Tuesday, 15 October 2019

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Ethnic parties urge Burmese government to form peace committee


Chiang Mai (Mizzima) – Adding to the chorus of calls for peace, five ethnic parties on Wednesday called on the Burmese government to form a peacemaking committee to stop the widespread fighting in ethnic areas.
 
“We urged the government to shoulder responsibility to form a peacemaking committee in the form of a workshop to bring about peace,” RNDP vice chairman Ohn Tin, an Upper House MP representing the Manaung constituency, told Mizzima.

Representatives from five ethnic parties: the Chin National Party, All Mon Region Democracy Party, Phalon-Sawaw Democratic Party, Shan Nationalities Democratic Party aka White Tiger Party and Rakhine Nationalities Development Party in front of the White Tiger Party office in Rangoon after a meeting on Wednesday, August 3, 2011. The five parties urged the central government to form a peacemaking committee in ethnic areas. Photo: NBF
On Wednesday, the last day of a two-day inter-party meeting, the Chin National Party, All Mon Region Democracy Party, Phalon-Sawaw Democratic Party, Shan Nationalities Democratic Party and Rakhine Nationalities Development Party (RNDP) urged the government and ethnic armed groups to stop fighting and to declare a cease-fire.

The group also asked the government, local and foreign charitable organizations and other donors to help war refugees who have fled their homes because of the fighting.

In addition to the 31 representatives of the five political parties, the Kayan National Party also attended the meeting as an observer.
 
Recently, Burma’s pro-democracy leader Aung San Suu Kyi released an open letter addressed to President Thein Sein and ethnic armed groups, saying that she was prepared to do everything in her power to stop the armed conflicts and build a peaceful country.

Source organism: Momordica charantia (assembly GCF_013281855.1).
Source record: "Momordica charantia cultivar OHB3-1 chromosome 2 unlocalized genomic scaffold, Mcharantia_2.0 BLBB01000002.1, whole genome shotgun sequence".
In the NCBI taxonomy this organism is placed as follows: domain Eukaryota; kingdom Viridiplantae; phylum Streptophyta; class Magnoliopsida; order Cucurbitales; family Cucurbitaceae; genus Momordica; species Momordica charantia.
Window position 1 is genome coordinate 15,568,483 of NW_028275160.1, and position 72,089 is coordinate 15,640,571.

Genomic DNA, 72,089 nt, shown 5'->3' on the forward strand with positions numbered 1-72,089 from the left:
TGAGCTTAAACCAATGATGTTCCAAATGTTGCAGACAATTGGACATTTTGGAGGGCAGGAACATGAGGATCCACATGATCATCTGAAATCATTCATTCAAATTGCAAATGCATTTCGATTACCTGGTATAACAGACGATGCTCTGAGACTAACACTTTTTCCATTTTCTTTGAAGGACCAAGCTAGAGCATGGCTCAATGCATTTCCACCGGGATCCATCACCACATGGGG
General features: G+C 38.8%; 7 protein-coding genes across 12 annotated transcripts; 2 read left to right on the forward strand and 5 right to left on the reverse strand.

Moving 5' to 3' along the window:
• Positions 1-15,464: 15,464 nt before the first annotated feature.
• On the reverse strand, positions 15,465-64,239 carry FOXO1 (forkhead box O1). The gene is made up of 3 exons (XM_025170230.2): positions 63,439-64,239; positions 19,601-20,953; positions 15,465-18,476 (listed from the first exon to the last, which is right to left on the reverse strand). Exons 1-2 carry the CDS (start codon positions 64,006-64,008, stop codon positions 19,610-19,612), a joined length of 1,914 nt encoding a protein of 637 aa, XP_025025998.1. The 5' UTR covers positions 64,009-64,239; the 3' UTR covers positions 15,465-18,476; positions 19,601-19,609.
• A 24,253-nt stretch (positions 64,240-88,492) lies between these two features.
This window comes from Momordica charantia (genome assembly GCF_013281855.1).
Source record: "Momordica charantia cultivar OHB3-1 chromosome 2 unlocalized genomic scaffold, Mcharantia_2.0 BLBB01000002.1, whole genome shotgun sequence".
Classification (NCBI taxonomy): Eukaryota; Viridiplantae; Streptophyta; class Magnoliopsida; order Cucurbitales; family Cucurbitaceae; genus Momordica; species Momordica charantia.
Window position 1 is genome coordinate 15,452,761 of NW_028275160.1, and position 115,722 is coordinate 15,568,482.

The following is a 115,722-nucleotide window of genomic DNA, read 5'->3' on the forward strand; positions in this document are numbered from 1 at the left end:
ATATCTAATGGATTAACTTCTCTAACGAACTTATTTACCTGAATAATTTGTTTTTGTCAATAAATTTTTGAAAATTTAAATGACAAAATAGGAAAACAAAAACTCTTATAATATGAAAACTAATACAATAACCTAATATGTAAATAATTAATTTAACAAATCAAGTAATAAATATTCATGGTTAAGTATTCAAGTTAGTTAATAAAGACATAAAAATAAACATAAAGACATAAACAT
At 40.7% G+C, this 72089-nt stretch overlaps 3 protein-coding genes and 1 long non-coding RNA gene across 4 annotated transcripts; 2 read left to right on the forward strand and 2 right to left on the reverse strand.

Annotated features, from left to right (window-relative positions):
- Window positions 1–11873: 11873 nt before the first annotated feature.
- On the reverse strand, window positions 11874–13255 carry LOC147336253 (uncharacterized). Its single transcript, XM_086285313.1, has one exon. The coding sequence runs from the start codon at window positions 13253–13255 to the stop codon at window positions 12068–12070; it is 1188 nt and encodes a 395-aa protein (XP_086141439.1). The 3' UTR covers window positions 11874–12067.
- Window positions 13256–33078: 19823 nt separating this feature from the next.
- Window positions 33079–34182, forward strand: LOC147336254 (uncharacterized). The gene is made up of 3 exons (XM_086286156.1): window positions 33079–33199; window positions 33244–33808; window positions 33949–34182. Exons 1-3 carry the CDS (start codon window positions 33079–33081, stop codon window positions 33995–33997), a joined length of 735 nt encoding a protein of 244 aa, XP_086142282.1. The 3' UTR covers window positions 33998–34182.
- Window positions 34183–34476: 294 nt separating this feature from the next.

The inter-party meeting did not discuss Suu Kyi’s open letter and their joint statement did not mention it.

RNDP vice chairman Ohn Tin said, “They have their own policy and we, the five political parties, also have our own policy.”

It was not clear if the parties would present their proposal in the next Parliament session that begins on August 22. Ohn Tin said, “We will discuss this with MPs in Naypyitaw. Then we may put forward the suggestion as a proposal.”

According to parliamentary rules, if an MP wishes to bring a matter before Parliament, they must first inform the deputy director general of the respective house at least 15 days before submitting a proposal and 10 days prior to raising the question in Parliament.

Ohn Tin said that he did not know how many days the Parliament would meet, but he thought it could put it forward in time.

On April 5, the Group of Democratic Party Friends, an alliance of five ethnic political parties, also released a statement urging the government to hold an all-inclusive “Union conference” to end armed conflicts in Burma.

Ohn Tin said that if the Union Solidarity Development Party majority objects to the proposal, the parties would release statements to express their views. The parties do not have a plan to directly contact armed groups, he said.
 
The Kachin’s last stand
Since October this year, Burma has been in a state of civil war, with fighting between Burmese military and armed ethnic rebels. The ruling junta started a crackdown on these armed groups.

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